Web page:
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J. Nevin Shaffer. JR. Licensed patent attorney registration number 29,858 Member of the Alabama, Florida and Texas Bars "If you are in business, you have intellectual property!"®
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Home > Media > Articles > Top Ten Mistakes in Intellectual Property Law

Top Ten Mistakes in Intellectual Property Law

By J. Nevin Shaffer, Jr.

Top Ten lists are fun! Unless you are the one who makes them!

Here are the biggest ones I see in the four primary areas of intellectual property law.


  1. Failure to make a written witnessed and dated record of invention.
  2. Failure to keep idea confidential.
  3. Failure to know the commercial viability of the invention.
  4. Failure to know the rules i.e. no prototype required; one year limitation after offer for sale or public disclosure; can go fishing with a raw idea as bait.
  5. Trademarks:

  6. Picking a mark that is the same as or similar to a previously registered mark.
  7. Picking a mark that is descriptive of the goods or services being offered.
  8. Using the mark as a noun or verb.
  9. Copyrights:

  10. Not knowing the effect of the difference between a Work for Hire and an Independent Contractor.
  11. Not getting a written transfer of copyrights and a guaranty of originality from Independent Contractors.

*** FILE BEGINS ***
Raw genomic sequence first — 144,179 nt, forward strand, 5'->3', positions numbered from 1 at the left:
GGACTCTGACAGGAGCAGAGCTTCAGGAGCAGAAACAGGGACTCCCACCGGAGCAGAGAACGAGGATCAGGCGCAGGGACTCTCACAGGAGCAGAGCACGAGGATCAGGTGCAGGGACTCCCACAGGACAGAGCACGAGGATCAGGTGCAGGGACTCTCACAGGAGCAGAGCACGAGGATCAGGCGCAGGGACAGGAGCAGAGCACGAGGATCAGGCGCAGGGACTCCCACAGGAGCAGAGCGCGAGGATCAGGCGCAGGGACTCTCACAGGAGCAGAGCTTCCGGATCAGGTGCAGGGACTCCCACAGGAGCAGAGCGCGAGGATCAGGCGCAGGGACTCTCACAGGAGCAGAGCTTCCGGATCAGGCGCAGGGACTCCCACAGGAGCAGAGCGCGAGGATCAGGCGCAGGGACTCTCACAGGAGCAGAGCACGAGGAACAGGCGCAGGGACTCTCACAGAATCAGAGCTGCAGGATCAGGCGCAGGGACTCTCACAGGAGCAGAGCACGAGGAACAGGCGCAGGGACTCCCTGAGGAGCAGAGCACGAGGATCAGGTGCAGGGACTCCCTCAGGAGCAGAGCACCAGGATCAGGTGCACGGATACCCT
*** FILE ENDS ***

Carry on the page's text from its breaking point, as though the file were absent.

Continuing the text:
12. Not having a Trade Secret agreement in an employment contract.

About the Author

Nevin is a licensed patent attorney and has been practicing Intellectual Property law for 25 years. You may contact Nevin at his Gulf Breeze office in the Harbourtown complex, Suite 43, or by phone or email at 850-934-4124 and nevin@jnevinshaffer.com. You can also get information about Nevin and his practice at his website at www.nevinshaffer.com. Nevin is a professional speaker as well. If your organization would like to have him speak about these topics, please contact him! Note: Nevin speaks in plain English and not in unintelligible lawyer gibberish!

© Copyright 2004 JNSJrPA. The material in this article is provided for general informational purposes only and should not be considered a legal opinion nor relied upon in lieu of specific legal advice. Accordingly, readers who require legal services in connection with their specific circumstances should consult an attorney competent in the field of intellectual property.

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